Energy Secretary Amber Rudd has insisted carbon capture and storage will play an “important” role in the future – less than three weeks after the UK Government pulled £1billion of funding.
Plans to build a ground-breaking CCS plant at Peterhead came to a halt following the news that the competition for development money had been axed.
The move – announced on the Stock Exchange – came the same day as the chancellor’s spending review.
Yesterday in the Commons, SNP energy spokesman Callum McCaig branded the step a “betrayal” and accused the government of being “short-sighted” and “determined to throw away the lead”.
He also warned other countries would steal a march on developing the technology.
And First Minister Nicola Sturgeon, who was in Downing Street to meet David Cameron, described the decision as “bizarre and really damaging”.
In a statement updating the Commons on the “historic” Paris climate change agreement, Ms Rudd told MPs she was proud to say “there are no more excuses”.
But she immediately came under fire over cuts to renewable energy subsidies at home from both Labour and the SNP.
Aberdeen South MP Mr McCaig said all he had heard for the last six months was “excuse after excuse after excuse”.
He went on: “On onshore wind – excuses; on solar feed-in tariffs – excuses; on carbon capture and storage – excuses; the Green Investment Bank – yet more excuses.”
He asked: “Will you rethink these policies? Will you reinvest in them or are we to hear yet more excuses?”
Ms Rudd said she did not agree with Mr McCaig’s assessment of the situation, emphasising the need to ensure value for money for consumers.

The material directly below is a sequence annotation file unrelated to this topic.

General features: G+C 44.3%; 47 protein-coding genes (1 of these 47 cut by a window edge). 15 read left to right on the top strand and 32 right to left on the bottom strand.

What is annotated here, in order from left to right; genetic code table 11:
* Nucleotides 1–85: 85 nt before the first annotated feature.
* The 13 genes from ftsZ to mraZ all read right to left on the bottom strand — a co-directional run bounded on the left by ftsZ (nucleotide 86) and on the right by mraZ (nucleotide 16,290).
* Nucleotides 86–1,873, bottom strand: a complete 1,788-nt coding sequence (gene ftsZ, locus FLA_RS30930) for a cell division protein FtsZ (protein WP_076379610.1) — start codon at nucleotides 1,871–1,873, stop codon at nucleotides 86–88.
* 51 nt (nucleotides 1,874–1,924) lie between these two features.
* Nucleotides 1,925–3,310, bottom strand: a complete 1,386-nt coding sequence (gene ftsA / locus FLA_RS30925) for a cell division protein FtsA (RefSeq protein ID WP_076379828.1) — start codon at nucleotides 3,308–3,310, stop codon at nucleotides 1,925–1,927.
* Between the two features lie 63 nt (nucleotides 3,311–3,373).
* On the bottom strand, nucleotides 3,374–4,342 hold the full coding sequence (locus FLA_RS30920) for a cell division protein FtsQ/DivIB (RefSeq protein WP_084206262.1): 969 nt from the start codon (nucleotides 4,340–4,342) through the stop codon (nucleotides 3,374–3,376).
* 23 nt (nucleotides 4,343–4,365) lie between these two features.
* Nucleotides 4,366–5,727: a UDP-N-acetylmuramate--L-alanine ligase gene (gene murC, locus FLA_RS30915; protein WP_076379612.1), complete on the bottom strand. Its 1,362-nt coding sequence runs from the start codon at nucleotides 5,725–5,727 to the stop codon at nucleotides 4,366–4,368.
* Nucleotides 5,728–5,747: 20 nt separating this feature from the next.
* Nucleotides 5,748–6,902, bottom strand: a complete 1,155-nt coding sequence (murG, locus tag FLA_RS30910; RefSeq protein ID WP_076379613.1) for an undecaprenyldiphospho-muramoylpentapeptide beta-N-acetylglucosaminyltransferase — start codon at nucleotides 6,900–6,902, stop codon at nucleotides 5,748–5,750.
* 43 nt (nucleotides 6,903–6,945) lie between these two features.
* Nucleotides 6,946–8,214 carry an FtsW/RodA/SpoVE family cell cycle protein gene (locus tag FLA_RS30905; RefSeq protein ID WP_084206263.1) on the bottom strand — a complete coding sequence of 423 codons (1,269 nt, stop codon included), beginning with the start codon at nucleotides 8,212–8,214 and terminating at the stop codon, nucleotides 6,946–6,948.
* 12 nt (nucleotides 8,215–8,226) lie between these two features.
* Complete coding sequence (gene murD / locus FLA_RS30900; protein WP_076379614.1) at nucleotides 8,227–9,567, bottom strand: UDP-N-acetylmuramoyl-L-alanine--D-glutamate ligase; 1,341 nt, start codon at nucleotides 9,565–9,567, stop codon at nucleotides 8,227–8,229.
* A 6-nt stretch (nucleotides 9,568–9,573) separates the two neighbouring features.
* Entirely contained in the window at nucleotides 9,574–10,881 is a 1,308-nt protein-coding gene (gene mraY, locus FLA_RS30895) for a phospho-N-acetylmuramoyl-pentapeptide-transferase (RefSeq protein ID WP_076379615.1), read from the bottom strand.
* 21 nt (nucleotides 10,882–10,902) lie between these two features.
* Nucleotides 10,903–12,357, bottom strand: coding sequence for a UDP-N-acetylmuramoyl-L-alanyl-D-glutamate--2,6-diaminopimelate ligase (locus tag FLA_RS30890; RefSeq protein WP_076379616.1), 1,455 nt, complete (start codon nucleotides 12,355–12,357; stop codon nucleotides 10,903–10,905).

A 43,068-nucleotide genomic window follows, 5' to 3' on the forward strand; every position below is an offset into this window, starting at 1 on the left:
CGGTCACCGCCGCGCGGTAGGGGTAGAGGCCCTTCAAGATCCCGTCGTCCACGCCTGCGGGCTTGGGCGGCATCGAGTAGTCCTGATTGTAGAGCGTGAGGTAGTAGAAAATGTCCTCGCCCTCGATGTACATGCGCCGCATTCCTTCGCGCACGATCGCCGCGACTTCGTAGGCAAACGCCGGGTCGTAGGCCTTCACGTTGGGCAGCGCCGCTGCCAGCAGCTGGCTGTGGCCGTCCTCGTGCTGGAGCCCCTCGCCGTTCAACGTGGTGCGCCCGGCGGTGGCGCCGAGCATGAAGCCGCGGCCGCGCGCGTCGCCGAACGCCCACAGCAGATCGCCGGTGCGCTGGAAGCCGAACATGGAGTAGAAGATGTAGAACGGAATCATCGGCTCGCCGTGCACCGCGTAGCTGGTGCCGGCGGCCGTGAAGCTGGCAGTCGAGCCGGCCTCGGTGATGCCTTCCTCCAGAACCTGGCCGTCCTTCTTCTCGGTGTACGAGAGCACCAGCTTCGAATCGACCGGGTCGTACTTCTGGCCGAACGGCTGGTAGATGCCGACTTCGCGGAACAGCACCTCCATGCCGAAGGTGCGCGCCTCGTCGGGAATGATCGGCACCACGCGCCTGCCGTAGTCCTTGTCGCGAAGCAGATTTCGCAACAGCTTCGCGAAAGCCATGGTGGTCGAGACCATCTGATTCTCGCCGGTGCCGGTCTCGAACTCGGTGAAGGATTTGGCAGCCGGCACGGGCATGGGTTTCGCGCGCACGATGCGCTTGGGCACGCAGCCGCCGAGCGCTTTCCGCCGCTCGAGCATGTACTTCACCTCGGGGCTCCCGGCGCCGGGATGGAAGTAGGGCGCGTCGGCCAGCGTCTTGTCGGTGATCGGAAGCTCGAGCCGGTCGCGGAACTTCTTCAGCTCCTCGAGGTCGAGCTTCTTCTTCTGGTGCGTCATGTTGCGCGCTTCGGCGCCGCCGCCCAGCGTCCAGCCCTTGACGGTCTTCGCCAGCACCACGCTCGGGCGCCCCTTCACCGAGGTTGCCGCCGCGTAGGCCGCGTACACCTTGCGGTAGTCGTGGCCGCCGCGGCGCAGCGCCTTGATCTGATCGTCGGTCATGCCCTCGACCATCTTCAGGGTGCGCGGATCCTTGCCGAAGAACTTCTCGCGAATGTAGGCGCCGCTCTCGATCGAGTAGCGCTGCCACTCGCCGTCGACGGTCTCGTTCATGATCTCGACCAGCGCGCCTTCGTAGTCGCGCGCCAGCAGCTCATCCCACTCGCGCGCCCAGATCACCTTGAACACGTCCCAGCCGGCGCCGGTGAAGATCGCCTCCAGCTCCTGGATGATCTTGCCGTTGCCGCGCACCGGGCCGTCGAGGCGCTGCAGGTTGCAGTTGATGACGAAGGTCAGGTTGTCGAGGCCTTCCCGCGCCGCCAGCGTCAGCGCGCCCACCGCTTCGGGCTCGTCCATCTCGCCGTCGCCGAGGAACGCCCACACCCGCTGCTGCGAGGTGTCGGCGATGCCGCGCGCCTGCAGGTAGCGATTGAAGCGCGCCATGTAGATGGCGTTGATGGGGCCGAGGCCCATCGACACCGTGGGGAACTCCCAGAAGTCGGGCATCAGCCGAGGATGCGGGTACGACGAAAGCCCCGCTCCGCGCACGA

On the rationale for axing the CCS development money, she said it had been a tight spending review, but added: “I believe CCS is going to play an important part in decarbonising in the future, particularly with industrial CCS.
“We will work internationally to make progress on that.”
Speaking after her meeting with the Prime Minister, Ms Sturgeon said there was a “gulf” between the government’s rhetoric on climate change and its recent policy.
On CCS, she told the Press and Journal: “We had two companies in Peterhead working and putting in a lot of time, effort and a lot of money to get a proposal for carbon capture to the finishing line.
“At the very last stage that competition has been cancelled – that sends a disastrous message to businesses in terms of them taking part in these competitions in good faith. It also leaves carbon capture in a very uncertain place.”
She agreed the technology had an “essential future”, saying the onus was on Ms Rudd to detail how she would support it.